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Blanching is a very useful step before cooking.
For vegetables, blanching removes oxalic acid, nitrite, and some toxins, and also inactivates enzymes , so as to prevent oxidative discoloration and play a role in color protection. In the industry, fruits and vegetables also undergo a “blanching” process similar to blanching before drying or juicing.
For meat, blanching is to remove blood foam from the meat (in addition to residual blood, there are also some fat, myoglobin, etc.), allowing The broth is clearer and the meat tastes better without the fishy smell.
But it is also blanched. Vegetables should be boiled under boiling water, and large pieces of meat should be boiled under cold water.
This is because vegetables are rich in water-soluble and heat-sensitive vitamins, and boiling water in a pot can minimize the time needed to achieve results, reduces the loss of vitamins, leafy vegetables are generally 10-15 seconds enough, and broccoli, carrots and other dense and thick 30 seconds-1 minute are enough.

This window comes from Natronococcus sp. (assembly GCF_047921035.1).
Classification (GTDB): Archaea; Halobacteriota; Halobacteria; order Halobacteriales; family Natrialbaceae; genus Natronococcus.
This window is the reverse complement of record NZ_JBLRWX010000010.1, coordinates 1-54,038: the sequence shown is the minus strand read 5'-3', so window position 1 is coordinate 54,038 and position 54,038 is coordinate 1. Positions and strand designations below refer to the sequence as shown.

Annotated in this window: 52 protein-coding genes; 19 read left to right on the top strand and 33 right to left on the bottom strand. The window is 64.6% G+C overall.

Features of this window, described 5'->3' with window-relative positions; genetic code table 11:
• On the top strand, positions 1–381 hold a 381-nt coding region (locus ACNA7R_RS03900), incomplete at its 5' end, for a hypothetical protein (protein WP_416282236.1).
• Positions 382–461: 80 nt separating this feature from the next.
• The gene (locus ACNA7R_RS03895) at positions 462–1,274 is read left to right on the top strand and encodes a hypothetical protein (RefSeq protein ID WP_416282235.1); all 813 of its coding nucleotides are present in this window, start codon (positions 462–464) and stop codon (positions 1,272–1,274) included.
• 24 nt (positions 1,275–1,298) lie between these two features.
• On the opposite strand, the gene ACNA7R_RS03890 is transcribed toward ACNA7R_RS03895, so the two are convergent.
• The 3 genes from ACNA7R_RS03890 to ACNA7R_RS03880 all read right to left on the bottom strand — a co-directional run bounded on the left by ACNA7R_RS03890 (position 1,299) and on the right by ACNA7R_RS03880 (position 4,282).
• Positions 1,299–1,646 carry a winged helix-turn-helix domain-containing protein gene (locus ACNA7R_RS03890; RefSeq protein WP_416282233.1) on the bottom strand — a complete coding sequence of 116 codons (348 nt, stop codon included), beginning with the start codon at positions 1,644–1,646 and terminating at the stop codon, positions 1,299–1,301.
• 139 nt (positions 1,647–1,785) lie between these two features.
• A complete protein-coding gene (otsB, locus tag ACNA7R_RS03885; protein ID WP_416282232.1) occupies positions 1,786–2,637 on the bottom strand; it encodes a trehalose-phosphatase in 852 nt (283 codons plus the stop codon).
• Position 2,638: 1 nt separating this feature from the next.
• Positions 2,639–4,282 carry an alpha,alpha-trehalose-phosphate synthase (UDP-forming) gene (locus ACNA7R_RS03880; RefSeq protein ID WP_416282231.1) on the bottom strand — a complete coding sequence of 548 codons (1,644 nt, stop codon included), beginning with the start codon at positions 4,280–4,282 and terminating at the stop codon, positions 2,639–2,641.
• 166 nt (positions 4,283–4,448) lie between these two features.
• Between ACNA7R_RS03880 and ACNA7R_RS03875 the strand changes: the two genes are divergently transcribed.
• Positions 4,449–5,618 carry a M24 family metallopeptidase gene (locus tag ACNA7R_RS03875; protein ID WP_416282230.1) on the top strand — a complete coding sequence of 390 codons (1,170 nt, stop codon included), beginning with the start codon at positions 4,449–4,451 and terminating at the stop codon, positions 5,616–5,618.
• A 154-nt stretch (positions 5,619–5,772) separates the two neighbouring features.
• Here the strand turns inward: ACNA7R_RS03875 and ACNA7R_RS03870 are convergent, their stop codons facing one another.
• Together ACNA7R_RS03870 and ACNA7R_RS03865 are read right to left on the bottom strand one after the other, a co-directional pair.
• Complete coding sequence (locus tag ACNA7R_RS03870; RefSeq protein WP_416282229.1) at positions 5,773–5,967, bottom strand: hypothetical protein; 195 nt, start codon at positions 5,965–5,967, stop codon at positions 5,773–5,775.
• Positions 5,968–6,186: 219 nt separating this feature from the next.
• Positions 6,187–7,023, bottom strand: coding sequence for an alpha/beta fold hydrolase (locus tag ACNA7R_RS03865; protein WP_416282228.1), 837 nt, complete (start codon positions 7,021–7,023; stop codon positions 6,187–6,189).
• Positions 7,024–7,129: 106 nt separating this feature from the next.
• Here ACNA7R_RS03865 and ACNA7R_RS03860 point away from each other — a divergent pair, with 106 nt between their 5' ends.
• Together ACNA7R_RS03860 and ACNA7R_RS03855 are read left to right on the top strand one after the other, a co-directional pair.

Lumpy meat should be potted under cold water. After the water boils, float off the foam and cook for another 2-5 minutes until no more foam appears. out. If you use boiling water at the beginning, the high temperature will immediately denature the protein on the surface of the meat, and then coagulate and shrink, resulting in the blood and water inside cannot be drained out, and the temperature cannot be passed in. The outside is hard and the inside is raw, old and woody.
For meat and fish that are thinly cut enough, you can boil under water and remove when completely discolored.
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